Trying 127.0.0.1...
Connected to localhost (127.0.0.1).
220 (vsFTPd 3.0.2)
Name (localhost:linuxacademy):

To log in, we can use the anonymous user that's been configured on our system, using user@user.com (or any syntactically valid email address) as its password. Once logged in, we can enter ls at the FTP prompt to see a list of files. We can also use other standard FTP commands. To exit the FTP prompt, enter quit.

We may also log in as the linuxacademy user, using our normal system password to authenticate.

Security Configuration

In these sections, we'll learn some common configuration changes to enhance the security of our VSFTPD server.

Disable Anonymous Users

Let's head back to our configuration file:

$ sudo vim vsftpd.conf

To disable anonymous users from connecting, look for the following line:

anonymous_enable=YES

Change YES to NO. Be aware that simply commenting it out is not enough; by default, anonymous users are allowed. To apply the change, save the file and restart the service:

$ sudo systemctl restart vsftpd

Now if we attempt to connect as an anonymous user, we'll receive a Login failed message.

Change the Banner

We saw earlier that we can customize the banner message displayed upon connecting to the FTP server. Let's change that to see how it looks on a real connection:

$ sudo vim vsftpd.conf

Look for the following line:

ftpd_banner=Welcome to blah FTP service.

Change it to:

ftpd_banner=Welcome to Linux Academy FTP service.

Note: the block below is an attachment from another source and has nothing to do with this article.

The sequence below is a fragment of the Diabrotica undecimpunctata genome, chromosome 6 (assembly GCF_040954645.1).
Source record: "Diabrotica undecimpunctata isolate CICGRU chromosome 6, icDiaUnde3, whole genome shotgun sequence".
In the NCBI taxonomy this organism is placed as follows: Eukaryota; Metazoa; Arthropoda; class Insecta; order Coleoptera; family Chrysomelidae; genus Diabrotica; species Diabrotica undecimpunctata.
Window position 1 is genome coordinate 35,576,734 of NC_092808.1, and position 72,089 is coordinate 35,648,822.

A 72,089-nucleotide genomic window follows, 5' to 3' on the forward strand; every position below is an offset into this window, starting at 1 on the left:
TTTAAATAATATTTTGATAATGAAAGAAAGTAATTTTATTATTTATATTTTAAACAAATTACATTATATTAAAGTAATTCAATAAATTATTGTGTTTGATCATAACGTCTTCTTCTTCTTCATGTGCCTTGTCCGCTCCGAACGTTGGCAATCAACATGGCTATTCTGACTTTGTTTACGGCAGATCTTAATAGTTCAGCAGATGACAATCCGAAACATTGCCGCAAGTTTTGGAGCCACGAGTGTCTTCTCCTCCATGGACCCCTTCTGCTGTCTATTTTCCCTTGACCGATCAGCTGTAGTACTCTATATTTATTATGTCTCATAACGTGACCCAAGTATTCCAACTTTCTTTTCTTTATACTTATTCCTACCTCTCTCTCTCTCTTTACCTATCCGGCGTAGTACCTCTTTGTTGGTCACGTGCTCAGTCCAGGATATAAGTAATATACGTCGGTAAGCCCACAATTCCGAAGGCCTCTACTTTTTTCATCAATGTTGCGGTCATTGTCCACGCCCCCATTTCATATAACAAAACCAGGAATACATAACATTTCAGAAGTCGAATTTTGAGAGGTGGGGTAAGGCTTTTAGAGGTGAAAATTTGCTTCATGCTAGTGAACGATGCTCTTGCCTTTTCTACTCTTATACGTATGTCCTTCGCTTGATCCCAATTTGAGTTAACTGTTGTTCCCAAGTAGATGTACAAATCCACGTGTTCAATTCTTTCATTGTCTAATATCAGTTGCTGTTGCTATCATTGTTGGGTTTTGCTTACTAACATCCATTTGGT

Save and exit the file, and restart the service:

$ sudo systemctl restart vsftpd

Now when we connect, we can see the version information has been replaced with our message:

$ ftp localhost
Trying 127.0.0.1...
Connected to localhost (127.0.0.1).
220 Welcome to Linux Academy FTP service.
Name (localhost:linuxacademy):

Disable Access for a User

We can disable access for specific system users in addition to anonymous users. To do so, we'll open up our ftpusers file:

$ sudo vim ftpusers

Add your system username to the file. For example, on the lab servers, this will be linuxacademy. Once it's been added, save and close the file.

Now when we try to connect with that user, the login will fail. Note that we don't need to restart the service for this to take effect, since it's configured by the associated PAM module:

$ ftp localhost
Trying 127.0.0.1...
Connected to localhost (127.0.0.1). 
220 Welcome to Linux Academy FTP service.
Name (localhost:linuxacademy):

After trying to log in, the user will be denied access.

530 Login incorrect.
Login failed.

We can see how it's configured by looking at the PAM module itself:

$ cat /etc/pam.d/vsftpd

We can see on the second line that the /etc/vsftpd/ftpusers file is used to deny access.

To see the difference, open up the ftpusers file again:

$ sudo vim ftpusers

Remove your system username from the file. Open the user_list file:

$ sudo vim user_list

Add your username to this file, then save and exit. Now when we try to log in to the FTP server as that user, we'll be rejected immediately.

Review

In this lab, we installed VSFTPD and looked at some common security-related configuration settings. You should now have all the skills you need to start setting up your own secure FTP servers.

Congratulations! You've completed the lab on deploying and testing a VSFTPD server!